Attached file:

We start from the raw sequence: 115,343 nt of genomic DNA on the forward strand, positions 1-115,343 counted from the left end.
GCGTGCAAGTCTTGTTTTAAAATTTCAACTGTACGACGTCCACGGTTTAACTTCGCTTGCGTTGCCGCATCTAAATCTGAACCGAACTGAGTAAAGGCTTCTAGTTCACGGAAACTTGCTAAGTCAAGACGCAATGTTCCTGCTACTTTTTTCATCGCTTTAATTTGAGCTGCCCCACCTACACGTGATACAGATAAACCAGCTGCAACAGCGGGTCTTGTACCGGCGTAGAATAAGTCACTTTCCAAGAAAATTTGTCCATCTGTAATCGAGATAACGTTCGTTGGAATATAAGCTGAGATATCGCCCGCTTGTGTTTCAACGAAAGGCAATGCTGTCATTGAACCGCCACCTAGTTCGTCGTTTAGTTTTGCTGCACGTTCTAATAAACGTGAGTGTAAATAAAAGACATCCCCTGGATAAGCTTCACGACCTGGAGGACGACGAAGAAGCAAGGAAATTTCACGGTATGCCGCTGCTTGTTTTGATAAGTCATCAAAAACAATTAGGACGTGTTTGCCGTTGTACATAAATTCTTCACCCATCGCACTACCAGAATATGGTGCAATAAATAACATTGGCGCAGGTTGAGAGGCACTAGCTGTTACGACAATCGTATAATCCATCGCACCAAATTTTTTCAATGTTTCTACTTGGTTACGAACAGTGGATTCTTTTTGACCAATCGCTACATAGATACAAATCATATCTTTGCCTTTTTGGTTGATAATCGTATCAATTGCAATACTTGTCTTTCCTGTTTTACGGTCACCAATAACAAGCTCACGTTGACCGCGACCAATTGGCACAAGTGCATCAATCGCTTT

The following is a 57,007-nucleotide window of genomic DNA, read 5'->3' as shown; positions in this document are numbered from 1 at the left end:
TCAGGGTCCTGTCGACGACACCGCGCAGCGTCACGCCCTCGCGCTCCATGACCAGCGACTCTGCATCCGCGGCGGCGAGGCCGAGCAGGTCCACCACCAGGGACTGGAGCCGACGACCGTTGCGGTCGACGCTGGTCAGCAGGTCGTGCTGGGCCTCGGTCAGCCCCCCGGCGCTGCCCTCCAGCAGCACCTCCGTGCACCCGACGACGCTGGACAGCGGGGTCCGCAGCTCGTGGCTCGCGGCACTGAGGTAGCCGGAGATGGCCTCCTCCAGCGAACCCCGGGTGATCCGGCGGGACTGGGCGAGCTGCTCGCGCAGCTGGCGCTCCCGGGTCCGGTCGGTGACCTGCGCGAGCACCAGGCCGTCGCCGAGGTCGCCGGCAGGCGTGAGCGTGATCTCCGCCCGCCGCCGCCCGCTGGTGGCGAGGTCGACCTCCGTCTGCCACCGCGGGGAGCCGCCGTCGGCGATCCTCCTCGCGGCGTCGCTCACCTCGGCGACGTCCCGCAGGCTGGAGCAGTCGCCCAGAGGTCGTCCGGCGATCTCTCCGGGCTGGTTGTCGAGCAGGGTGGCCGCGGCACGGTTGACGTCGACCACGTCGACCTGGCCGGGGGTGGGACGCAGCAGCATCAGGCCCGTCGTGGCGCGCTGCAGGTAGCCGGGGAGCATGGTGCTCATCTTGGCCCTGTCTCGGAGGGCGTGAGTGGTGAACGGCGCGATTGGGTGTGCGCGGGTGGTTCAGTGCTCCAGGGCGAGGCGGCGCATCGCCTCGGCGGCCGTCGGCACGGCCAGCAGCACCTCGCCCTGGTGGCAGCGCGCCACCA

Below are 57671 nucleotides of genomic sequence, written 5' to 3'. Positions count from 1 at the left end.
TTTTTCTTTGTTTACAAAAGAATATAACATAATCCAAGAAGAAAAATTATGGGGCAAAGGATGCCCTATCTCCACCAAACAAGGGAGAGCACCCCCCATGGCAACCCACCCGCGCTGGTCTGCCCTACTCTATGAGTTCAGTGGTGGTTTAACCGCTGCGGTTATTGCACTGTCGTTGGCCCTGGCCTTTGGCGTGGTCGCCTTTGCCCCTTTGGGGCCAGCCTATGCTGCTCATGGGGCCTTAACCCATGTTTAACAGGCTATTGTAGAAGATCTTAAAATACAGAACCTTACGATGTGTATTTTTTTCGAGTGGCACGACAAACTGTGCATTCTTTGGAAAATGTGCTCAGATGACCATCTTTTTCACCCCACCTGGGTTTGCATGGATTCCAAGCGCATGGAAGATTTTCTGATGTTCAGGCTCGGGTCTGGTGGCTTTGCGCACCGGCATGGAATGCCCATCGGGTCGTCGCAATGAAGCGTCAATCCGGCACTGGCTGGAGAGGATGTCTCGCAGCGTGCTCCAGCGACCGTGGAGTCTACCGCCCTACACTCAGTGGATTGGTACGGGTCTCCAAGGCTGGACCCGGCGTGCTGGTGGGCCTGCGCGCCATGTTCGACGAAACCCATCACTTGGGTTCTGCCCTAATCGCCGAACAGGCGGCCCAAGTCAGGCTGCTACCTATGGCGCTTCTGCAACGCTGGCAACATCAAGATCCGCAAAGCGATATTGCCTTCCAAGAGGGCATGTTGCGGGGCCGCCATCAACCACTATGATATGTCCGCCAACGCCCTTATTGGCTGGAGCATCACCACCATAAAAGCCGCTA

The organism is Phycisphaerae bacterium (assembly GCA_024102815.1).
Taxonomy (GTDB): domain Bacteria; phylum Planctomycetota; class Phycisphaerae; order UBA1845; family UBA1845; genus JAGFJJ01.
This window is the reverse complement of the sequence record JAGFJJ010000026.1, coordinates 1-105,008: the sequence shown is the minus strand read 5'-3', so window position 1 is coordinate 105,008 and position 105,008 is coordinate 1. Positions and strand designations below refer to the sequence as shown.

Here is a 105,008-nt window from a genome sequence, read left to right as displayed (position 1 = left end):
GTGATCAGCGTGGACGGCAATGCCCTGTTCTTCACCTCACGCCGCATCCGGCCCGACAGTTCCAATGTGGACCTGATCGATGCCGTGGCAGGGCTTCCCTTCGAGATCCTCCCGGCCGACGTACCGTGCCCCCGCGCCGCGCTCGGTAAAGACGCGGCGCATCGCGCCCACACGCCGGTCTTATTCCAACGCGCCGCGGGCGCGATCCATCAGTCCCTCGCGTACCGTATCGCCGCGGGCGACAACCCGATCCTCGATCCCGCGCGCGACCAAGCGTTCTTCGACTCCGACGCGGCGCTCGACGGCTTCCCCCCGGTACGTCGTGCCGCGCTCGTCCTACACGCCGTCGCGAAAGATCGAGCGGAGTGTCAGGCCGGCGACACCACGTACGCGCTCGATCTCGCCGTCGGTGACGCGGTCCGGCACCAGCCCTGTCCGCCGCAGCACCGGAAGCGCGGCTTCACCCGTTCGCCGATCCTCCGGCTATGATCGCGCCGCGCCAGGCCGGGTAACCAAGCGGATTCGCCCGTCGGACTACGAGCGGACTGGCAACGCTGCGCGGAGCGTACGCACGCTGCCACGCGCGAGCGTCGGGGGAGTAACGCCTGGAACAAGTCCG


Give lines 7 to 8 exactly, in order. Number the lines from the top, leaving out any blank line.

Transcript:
The organism is Phycisphaerae bacterium (assembly GCA_024102815.1).
Taxonomy (GTDB): domain Bacteria; phylum Planctomycetota; class Phycisphaerae; order UBA1845; family UBA1845; genus JAGFJJ01.